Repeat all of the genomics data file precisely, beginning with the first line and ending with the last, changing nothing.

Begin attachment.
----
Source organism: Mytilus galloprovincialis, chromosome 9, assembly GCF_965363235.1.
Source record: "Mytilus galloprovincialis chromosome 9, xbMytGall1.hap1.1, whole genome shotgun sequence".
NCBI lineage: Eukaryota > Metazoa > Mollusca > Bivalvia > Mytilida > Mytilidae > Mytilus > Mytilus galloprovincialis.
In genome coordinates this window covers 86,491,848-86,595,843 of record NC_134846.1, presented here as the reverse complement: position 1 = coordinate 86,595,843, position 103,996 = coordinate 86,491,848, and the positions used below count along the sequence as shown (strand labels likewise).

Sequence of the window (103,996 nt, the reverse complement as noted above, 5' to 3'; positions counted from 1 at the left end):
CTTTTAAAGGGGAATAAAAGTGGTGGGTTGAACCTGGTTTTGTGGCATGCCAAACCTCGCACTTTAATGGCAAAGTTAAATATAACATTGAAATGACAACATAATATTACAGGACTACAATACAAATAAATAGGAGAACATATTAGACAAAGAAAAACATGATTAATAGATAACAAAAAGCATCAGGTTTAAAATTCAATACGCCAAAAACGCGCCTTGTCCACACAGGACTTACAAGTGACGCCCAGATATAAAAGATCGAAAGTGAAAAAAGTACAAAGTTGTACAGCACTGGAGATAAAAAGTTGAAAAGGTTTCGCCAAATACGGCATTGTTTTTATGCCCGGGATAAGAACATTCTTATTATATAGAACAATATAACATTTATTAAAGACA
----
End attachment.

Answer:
Source organism: Mytilus galloprovincialis, chromosome 9, assembly GCF_965363235.1.
Source record: "Mytilus galloprovincialis chromosome 9, xbMytGall1.hap1.1, whole genome shotgun sequence".
NCBI lineage: Eukaryota > Metazoa > Mollusca > Bivalvia > Mytilida > Mytilidae > Mytilus > Mytilus galloprovincialis.
In genome coordinates this window covers 86,491,848-86,595,843 of record NC_134846.1, presented here as the reverse complement: position 1 = coordinate 86,595,843, position 103,996 = coordinate 86,491,848, and the positions used below count along the sequence as shown (strand labels likewise).

Sequence of the window (103,996 nt, the reverse complement as noted above, 5' to 3'; positions counted from 1 at the left end):
CTTTTAAAGGGGAATAAAAGTGGTGGGTTGAACCTGGTTTTGTGGCATGCCAAACCTCGCACTTTAATGGCAAAGTTAAATATAACATTGAAATGACAACATAATATTACAGGACTACAATACAAATAAATAGGAGAACATATTAGACAAAGAAAAACATGATTAATAGATAACAAAAAGCATCAGGTTTAAAATTCAATACGCCAAAAACGCGCCTTGTCCACACAGGACTTACAAGTGACGCCCAGATATAAAAGATCGAAAGTGAAAAAAGTACAAAGTTGTACAGCACTGGAGATAAAAAGTTGAAAAGGTTTCGCCAAATACGGCATTGTTTTTATGCCCGGGATAAGAACATTCTTATTATATAGAACAATATAACATTTATTAAAGACA